While there is often the temptation to conduct aggressive and protracted discovery on the theory that just one more deposition will make or break the case, this rarely is the case. In most cases, the contours of the case are well known early enough in the discovery process for the parties to initiate meaningful settlement discussions before extensive time and treasure are expended.  In more complex cases, greater discovery may be required, but even then, mediation sooner rather than later can assist in determining how much more discovery is needed and can establish next steps to achieve a settlement. In many matters, either because of the nature of the case and disagreements about its settlement value, or because of the personalities of the parties or, as is occasionally the case,  the litigation style of counsel,  meaningful discussions will not occur until relatively late in the process, or even on the eve of or during trial.  Even then, as experience demonstrates, it is not too late to consider a late scheduled mediation or to seek a brief trial continuance to engage in settlement discussions.  Indeed, in certain cases that may be the most opportune time for productive discussions. Not infrequently successful mediations occur while post-verdict motions or an appeal is pending.

There are no absolutes that dictate the timing of mediation.  As a general matter, earlier is better than later, but the decision when to enter into mediation should be the result of an individualized assessment of each case and the issues involved including the risk and cost of protracted litigation, the need to modify the views of your client or the opposing party, the personal or business needs of your client, and in some cases, the emotional toll that the litigation and court process can exact on the litigants. 

For many parties and counsel the most important question is not whether, or when, but with whom to schedule a mediation.  Fortunately there are now many choices, including retired and active state and federal judges, practicing attorneys and ADR professionals.  With so many choices, what should counsel and their clients think about in selecting a mediator?

First, as one prominent trial attorney recently commented, a mediator should have the trust of both parties.  Without it the process will falter, if not fail.  Second, as the same attorney observed, the first rule of a mediator should be “to do no harm.” An untimely or improvident observation about case value or potential outcomes can permanently derail a settlement.  Third, the mediator should have the time, energy, commitment, patience and perseverance to guide the discussions to a successful conclusion.  Especially in complex, multi-party mediations, settlement may not be achieved in the first or second session, but often is the result of the mediator’s continued engagement including follow-up proposals, conversations and email exchanges. Fourth, if the parties require the mediator’s suggestions regarding a reasonable values or settlement alternatives, the mediator should have the breadth of experience and knowledge to provide such recommendations based on a candid appraisal of the merits of the case. Fifth, the mediator should have the ability to communicate effectively and empathically not only with counsel, but with their clients.  The key to a successful mediation is not only the substantive outcome, but a process that allows the parties’ views to be considered and validated.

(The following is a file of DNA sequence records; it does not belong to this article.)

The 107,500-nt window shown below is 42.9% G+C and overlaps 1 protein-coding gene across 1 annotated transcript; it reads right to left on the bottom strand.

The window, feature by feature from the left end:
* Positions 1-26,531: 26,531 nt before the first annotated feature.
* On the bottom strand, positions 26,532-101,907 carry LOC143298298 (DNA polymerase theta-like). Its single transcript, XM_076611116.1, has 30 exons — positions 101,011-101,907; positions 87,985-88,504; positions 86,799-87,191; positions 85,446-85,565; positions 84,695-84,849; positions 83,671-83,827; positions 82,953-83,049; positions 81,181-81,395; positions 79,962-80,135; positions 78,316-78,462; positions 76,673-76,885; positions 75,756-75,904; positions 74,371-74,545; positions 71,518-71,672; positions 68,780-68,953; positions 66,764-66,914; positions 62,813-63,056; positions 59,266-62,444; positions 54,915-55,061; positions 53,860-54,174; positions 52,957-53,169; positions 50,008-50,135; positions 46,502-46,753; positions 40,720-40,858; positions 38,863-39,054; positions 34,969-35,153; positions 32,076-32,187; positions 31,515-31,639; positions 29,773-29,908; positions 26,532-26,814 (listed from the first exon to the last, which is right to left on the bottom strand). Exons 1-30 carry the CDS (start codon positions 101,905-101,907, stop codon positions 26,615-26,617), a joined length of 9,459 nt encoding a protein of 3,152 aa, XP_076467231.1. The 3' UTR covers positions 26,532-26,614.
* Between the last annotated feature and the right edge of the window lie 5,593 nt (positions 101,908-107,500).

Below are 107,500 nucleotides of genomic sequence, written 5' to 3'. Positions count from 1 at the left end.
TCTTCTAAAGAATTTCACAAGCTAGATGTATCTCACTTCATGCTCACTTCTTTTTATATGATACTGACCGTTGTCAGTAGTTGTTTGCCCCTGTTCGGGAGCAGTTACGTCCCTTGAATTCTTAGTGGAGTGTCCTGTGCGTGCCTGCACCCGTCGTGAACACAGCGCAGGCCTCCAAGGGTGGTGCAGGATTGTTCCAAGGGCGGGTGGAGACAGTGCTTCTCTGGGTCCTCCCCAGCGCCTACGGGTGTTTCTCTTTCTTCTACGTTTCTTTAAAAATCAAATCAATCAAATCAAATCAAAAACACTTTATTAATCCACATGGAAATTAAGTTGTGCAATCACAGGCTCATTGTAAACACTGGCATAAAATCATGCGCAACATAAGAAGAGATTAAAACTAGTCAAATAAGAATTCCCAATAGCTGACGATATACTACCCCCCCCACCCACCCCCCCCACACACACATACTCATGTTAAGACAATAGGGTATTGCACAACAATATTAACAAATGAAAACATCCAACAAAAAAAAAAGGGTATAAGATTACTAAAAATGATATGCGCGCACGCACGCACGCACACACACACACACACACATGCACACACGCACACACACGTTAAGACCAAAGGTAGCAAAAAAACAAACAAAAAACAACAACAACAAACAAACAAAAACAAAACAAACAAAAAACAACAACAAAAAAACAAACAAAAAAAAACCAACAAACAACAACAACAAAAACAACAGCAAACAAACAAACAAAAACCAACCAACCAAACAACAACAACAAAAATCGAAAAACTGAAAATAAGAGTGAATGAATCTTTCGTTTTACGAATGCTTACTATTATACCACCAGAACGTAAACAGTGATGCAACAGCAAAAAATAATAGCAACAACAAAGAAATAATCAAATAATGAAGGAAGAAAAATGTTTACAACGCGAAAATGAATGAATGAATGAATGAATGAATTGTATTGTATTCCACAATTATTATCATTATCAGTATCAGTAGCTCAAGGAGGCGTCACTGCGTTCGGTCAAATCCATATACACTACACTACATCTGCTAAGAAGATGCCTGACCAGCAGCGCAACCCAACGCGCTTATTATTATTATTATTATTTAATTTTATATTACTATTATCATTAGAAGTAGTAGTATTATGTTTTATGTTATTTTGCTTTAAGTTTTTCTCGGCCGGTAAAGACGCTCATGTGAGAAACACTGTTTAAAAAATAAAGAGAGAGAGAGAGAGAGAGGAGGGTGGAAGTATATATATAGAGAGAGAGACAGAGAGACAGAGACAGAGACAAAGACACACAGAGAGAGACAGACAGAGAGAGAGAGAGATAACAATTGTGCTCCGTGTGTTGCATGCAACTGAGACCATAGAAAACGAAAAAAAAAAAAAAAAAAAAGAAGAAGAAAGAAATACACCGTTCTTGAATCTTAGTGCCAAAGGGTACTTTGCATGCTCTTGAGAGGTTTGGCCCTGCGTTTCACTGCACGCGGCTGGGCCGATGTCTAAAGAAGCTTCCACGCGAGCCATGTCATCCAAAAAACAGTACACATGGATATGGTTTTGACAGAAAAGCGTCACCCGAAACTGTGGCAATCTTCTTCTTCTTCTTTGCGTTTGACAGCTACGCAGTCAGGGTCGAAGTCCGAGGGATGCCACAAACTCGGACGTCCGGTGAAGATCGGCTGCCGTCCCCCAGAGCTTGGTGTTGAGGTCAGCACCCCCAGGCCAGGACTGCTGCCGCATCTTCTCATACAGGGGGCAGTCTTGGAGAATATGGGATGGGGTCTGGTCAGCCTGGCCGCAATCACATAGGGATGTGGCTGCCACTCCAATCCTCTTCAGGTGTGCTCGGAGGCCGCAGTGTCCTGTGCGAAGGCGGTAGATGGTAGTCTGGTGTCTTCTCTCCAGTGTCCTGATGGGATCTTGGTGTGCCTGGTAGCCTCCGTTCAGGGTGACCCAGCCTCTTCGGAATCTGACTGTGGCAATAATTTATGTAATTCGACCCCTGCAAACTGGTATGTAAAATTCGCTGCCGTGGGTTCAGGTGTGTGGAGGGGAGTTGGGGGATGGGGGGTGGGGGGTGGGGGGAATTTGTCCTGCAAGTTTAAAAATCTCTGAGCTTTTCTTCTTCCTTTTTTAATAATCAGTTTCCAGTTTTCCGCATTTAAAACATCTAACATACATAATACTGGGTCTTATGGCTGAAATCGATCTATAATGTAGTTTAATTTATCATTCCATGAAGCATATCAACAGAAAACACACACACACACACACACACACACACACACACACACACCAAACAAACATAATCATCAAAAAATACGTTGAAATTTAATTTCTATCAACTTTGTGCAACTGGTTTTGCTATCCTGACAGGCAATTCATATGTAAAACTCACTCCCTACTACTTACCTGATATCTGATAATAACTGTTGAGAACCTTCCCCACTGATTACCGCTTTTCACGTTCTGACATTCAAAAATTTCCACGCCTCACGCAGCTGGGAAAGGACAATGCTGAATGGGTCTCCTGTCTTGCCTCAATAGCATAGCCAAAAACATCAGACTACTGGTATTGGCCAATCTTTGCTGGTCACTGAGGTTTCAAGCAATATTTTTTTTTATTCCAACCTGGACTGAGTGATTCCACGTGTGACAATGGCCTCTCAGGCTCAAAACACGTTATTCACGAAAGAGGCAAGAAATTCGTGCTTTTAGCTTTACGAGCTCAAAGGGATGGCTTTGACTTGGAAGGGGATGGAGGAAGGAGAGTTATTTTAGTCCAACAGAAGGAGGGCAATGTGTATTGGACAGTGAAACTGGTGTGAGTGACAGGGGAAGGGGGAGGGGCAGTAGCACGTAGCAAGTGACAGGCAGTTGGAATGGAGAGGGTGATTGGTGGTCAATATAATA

Finally, an effective mediator should appreciate that not all mediations will be successful and that some cases need to be and should be tried.  Trials establish value benchmarks, they provide credibility to counsel and they honor our system’s promise that all citizens are entitled to a fair and impartial hearing.  Plotting a winning mediation and trial strategy are not mutually exclusive. In fact, they reinforce each other and should be the focus of counsel and client from the moment filing an action is considered.


Judge Robert L. Holzberg (Ret.) leads the ADR Practice at Pullman & Comley, LLC.  Prior to joining the firm, he served as a Connecticut Superior Court Judge for more than 22 years. Reprinted with permission from the March 3 issue of Connecticut Law Tribune. ©2014 ALM Properties, Inc.  Further duplication without permission is prohibited.  All rights reserved